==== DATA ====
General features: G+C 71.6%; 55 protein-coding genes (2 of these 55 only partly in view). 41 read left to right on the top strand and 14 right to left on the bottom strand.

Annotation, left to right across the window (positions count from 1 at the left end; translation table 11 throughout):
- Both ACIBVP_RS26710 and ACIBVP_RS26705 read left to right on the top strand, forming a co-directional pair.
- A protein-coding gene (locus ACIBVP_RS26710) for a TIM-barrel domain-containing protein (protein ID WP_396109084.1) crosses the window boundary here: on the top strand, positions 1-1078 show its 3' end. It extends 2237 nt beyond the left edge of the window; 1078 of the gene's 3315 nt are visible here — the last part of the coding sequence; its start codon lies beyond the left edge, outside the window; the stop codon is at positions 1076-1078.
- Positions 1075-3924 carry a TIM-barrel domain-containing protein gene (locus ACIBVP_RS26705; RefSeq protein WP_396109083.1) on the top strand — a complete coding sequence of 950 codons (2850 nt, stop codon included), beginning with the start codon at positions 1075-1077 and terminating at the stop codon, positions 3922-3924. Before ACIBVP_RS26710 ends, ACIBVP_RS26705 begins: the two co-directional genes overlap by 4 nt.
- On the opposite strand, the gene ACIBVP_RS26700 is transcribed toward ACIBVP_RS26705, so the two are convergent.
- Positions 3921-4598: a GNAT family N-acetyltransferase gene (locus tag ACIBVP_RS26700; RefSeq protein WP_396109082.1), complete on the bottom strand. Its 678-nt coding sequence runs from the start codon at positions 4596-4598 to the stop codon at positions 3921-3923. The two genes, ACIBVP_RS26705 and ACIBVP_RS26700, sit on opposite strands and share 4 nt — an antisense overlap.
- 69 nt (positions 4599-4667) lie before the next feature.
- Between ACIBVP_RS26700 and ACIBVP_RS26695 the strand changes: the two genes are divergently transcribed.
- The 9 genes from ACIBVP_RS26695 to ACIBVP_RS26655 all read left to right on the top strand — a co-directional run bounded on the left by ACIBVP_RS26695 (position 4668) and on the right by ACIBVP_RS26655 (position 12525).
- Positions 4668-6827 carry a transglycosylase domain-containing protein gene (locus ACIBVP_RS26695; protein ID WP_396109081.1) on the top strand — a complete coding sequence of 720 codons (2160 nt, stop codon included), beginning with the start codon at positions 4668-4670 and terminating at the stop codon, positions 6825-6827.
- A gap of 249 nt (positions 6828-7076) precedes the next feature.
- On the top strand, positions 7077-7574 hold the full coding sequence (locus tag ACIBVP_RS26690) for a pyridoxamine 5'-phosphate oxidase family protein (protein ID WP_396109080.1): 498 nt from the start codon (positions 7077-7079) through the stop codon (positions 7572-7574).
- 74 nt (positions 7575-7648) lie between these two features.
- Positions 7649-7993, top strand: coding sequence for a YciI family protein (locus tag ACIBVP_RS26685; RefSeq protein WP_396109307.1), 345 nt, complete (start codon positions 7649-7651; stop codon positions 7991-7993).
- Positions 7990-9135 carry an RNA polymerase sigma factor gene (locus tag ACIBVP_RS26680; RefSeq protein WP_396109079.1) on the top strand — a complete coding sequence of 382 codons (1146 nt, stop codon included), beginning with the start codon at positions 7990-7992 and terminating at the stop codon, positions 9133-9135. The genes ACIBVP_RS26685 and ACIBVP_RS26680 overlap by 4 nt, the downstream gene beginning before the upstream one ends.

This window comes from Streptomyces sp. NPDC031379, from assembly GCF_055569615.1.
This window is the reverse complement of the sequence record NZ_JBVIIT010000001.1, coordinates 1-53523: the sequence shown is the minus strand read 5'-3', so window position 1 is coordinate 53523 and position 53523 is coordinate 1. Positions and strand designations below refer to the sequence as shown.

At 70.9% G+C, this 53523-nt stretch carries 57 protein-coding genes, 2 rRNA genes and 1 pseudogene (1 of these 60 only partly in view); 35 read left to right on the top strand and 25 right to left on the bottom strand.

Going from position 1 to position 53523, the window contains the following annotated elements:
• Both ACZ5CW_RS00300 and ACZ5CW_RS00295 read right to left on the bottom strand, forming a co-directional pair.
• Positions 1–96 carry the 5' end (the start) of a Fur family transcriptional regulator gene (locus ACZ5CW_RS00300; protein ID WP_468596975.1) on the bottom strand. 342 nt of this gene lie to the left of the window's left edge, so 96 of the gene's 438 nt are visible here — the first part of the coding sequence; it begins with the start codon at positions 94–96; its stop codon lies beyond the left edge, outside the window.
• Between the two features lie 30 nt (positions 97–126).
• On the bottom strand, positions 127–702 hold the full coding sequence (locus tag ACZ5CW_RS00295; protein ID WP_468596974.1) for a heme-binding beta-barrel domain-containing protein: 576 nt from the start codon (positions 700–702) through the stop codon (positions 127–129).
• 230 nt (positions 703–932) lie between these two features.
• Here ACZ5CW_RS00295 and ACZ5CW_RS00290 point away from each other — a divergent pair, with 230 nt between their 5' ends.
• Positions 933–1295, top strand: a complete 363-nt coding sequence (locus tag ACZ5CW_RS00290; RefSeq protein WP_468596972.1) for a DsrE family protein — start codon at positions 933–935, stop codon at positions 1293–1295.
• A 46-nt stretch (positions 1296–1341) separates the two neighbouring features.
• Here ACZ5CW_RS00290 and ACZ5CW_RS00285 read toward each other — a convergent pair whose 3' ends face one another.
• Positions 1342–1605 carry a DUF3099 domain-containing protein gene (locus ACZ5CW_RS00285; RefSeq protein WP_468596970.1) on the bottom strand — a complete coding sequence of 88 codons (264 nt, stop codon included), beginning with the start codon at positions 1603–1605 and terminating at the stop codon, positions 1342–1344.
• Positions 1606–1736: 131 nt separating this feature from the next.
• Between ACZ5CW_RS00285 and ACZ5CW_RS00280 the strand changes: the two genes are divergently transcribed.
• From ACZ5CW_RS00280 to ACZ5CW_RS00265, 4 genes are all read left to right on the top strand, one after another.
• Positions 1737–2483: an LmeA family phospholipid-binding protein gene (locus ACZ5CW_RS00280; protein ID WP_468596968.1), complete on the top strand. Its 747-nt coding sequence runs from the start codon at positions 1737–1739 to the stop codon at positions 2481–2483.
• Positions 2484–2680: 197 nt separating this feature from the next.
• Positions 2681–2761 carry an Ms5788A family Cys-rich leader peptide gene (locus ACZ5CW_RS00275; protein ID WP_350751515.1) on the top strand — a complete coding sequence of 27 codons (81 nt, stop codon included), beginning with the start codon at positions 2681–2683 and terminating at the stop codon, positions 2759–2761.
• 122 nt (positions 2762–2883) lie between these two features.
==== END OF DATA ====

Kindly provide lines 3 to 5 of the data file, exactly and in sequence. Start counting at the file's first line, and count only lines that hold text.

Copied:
- Both ACIBVP_RS26710 and ACIBVP_RS26705 read left to right on the top strand, forming a co-directional pair.
- A protein-coding gene (locus ACIBVP_RS26710) for a TIM-barrel domain-containing protein (protein ID WP_396109084.1) crosses the window boundary here: on the top strand, positions 1-1078 show its 3' end. It extends 2237 nt beyond the left edge of the window; 1078 of the gene's 3315 nt are visible here — the last part of the coding sequence; its start codon lies beyond the left edge, outside the window; the stop codon is at positions 1076-1078.
- Positions 1075-3924 carry a TIM-barrel domain-containing protein gene (locus ACIBVP_RS26705; RefSeq protein WP_396109083.1) on the top strand — a complete coding sequence of 950 codons (2850 nt, stop codon included), beginning with the start codon at positions 1075-1077 and terminating at the stop codon, positions 3922-3924. Before ACIBVP_RS26710 ends, ACIBVP_RS26705 begins: the two co-directional genes overlap by 4 nt.